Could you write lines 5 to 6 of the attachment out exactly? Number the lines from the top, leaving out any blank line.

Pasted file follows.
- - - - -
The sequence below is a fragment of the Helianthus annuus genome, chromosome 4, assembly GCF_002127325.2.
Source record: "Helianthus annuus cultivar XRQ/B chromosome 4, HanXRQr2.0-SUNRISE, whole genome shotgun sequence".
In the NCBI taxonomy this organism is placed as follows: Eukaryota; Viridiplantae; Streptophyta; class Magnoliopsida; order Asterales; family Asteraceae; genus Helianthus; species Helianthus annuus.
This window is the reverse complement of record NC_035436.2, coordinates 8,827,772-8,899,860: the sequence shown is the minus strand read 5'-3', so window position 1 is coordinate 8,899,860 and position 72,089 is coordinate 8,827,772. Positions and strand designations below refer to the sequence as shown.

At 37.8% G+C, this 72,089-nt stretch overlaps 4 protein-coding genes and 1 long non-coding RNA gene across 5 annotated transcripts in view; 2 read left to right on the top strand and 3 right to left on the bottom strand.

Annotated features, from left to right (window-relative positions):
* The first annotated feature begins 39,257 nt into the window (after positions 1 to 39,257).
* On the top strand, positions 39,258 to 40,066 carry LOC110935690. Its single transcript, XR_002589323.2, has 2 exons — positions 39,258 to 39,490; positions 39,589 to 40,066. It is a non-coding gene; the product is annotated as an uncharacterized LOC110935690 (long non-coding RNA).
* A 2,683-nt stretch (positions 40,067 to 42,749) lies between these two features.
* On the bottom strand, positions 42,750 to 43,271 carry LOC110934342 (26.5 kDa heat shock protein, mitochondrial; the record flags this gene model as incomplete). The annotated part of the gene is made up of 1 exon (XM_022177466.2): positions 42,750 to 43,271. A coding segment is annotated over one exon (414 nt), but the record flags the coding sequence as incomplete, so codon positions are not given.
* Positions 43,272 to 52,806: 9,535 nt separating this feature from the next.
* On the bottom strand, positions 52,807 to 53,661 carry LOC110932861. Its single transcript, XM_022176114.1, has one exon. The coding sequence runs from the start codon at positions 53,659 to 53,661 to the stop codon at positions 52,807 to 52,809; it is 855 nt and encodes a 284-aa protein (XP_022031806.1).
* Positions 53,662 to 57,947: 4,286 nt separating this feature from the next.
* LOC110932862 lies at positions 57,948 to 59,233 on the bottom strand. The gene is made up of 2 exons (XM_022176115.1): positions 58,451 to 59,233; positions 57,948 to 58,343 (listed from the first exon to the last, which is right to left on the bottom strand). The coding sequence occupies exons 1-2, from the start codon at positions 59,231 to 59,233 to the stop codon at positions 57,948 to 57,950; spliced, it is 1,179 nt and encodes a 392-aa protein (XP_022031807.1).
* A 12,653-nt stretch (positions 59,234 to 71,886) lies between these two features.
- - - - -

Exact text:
At 37.8% G+C, this 72,089-nt stretch overlaps 4 protein-coding genes and 1 long non-coding RNA gene across 5 annotated transcripts in view; 2 read left to right on the top strand and 3 right to left on the bottom strand.

Annotated features, from left to right (window-relative positions):